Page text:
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Mathematical Mesh 3.0 Part II: Uniform Data Fingerprint.

Document Type Expired Internet-Draft (individual)
Expired & archived
Author Phillip Hallam-Baker
Last updated 2023-12-30 (Latest revision 2023-06-28)
Replaces draft-hallambaker-udf
RFC stream Internet Engineering Task Force (IETF)
Intended RFC status (None)
Stream WG state (None)
Document shepherd (None)
IESG IESG state Expired
Consensus boilerplate Unknown
Telechat date (None)
Responsible AD (None)
Send notices to (None)

This Internet-Draft is no longer active. A copy of the expired Internet-Draft is available in these formats:


This document describes the underlying naming and addressing schemes used in the Mathematical Mesh. The means of generating Uniform Data Fingerprint (UDF) values and their presentation as text sequences and as URIs are described. A UDF consists of a binary sequence, the initial eight bits of which specify a type identifier code. For convenience, UDFs are typically presented to the user in the form of a Base32 encoded string. Type identifier codes have been selected so as to provide a useful mnemonic indicating their purpose when presented in Base32 encoding. Two categories of UDF are described. Data UDFs provide a compact presentation of a fixed length binary data value in a format that is convenient for data entry. A Data UDF may represent a cryptographic key, a nonce value or a share of a secret. Fingerprint UDFs provide a compact presentation of a Message Digest or Message Authentication Code value. A Strong Internet Name (SIN) consists of a DNS name which contains at least one label that is a UDF fingerprint of a policy document controlling interpretation of the name. SINs allow a direct trust model to be applied to achieve end-to-end security in existing Internet applications without the need for trusted third parties. UDFs may be presented as URIs to form either names or locators for use with the UDF location service. An Encrypted Authenticated Resource Locator (EARL) is a UDF locator URI presenting a service from which an encrypted resource may be obtained and a symmetric key that may be used to decrypt the content. EARLs may be presented on paper correspondence as a QR code to securely provide a machine- readable version of the same content. This may be applied to automate processes such as invoicing or to provide accessibility services for the partially sighted. [Note to Readers] Discussion of this draft takes place on the MATHMESH mailing list (, which is archived at This document is also available online at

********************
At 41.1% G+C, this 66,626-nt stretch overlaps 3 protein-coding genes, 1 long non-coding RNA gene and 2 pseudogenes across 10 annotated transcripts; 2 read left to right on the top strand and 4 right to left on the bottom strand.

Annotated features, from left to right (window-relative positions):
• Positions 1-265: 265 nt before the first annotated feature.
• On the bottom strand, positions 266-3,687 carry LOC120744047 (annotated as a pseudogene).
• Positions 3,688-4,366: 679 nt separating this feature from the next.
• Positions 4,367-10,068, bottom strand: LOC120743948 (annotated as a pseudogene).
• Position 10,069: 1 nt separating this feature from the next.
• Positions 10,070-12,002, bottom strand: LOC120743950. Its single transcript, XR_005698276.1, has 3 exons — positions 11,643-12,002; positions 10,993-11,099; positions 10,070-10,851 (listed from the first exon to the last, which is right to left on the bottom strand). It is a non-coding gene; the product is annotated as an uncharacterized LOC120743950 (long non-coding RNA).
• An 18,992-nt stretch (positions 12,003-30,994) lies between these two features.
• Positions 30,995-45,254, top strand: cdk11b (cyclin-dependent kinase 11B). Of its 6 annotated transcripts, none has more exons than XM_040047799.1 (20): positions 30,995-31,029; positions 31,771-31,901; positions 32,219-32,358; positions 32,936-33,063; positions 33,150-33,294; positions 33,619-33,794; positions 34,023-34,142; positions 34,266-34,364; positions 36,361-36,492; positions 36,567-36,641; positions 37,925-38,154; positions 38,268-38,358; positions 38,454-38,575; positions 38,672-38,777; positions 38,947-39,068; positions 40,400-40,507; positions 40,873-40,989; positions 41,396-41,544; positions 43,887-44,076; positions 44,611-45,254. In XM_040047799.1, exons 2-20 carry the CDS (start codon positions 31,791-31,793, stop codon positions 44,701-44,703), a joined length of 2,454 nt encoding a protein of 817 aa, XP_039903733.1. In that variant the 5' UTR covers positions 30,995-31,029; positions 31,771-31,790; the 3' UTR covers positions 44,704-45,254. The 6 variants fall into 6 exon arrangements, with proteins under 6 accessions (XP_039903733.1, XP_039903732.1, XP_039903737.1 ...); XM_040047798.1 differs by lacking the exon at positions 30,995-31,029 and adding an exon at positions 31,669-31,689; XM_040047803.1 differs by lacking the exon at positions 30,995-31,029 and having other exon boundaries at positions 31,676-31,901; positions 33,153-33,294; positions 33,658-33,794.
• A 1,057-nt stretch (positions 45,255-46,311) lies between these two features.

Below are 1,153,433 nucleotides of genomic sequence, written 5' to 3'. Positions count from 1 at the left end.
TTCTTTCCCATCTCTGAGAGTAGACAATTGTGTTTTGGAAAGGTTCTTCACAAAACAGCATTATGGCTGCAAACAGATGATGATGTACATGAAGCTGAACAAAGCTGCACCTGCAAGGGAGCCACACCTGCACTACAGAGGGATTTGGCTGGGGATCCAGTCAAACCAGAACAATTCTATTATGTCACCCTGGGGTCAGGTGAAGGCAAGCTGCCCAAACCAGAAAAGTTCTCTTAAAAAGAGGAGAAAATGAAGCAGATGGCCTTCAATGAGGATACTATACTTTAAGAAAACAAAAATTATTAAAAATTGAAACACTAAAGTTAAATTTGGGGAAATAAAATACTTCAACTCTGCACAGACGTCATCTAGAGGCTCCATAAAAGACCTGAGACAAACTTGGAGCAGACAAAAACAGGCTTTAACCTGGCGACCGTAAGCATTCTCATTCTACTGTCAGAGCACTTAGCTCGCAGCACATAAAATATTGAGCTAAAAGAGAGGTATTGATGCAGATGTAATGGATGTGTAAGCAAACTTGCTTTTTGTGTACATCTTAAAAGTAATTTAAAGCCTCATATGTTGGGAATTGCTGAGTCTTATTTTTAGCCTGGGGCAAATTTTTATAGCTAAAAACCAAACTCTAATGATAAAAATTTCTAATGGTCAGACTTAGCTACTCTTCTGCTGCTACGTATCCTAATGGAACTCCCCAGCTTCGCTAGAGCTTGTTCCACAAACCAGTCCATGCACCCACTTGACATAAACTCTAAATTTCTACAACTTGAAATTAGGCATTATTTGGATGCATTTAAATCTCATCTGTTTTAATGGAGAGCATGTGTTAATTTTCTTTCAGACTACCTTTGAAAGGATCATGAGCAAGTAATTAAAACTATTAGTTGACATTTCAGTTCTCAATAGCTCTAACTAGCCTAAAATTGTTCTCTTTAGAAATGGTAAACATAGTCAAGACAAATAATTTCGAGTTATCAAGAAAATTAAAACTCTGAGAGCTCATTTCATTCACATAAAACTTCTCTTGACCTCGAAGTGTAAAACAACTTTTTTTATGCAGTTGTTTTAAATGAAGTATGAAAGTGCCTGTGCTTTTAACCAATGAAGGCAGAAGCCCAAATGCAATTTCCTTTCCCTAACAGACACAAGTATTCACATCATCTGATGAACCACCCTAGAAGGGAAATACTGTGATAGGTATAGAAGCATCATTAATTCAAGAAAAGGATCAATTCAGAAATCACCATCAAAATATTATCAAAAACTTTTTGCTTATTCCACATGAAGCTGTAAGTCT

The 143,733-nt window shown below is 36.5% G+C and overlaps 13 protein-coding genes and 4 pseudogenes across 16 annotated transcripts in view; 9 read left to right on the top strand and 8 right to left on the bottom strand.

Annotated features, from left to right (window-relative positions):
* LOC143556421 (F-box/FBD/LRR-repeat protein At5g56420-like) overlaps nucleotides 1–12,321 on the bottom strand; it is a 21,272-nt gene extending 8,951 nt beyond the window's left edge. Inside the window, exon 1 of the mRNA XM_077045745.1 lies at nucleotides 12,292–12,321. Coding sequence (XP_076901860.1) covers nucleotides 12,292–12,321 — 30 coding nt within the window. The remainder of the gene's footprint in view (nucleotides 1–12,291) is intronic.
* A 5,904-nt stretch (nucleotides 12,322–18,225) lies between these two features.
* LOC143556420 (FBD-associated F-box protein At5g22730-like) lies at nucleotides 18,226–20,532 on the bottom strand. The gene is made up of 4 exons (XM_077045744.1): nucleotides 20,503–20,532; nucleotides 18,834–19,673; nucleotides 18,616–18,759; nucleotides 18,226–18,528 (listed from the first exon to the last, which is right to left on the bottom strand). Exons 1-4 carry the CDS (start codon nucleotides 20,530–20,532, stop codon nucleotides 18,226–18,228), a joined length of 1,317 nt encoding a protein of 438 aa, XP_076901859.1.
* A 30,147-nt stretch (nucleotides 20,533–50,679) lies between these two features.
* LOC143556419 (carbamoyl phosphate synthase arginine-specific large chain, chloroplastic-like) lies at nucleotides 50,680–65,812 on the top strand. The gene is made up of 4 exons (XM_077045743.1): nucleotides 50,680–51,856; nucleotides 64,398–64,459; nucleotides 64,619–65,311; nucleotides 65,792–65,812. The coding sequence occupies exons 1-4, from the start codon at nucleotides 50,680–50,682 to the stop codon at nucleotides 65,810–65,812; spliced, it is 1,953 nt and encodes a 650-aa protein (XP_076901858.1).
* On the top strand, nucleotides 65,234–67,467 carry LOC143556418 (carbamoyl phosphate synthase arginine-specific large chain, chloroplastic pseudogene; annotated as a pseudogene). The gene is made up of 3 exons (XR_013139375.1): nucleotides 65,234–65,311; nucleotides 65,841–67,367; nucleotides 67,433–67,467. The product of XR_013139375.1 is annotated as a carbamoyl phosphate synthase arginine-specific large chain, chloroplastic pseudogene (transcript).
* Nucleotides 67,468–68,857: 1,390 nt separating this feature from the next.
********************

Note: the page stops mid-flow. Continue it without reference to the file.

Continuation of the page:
Phillip Hallam-Baker

(Note: The e-mail addresses provided for the authors of this Internet-Draft may no longer be valid.)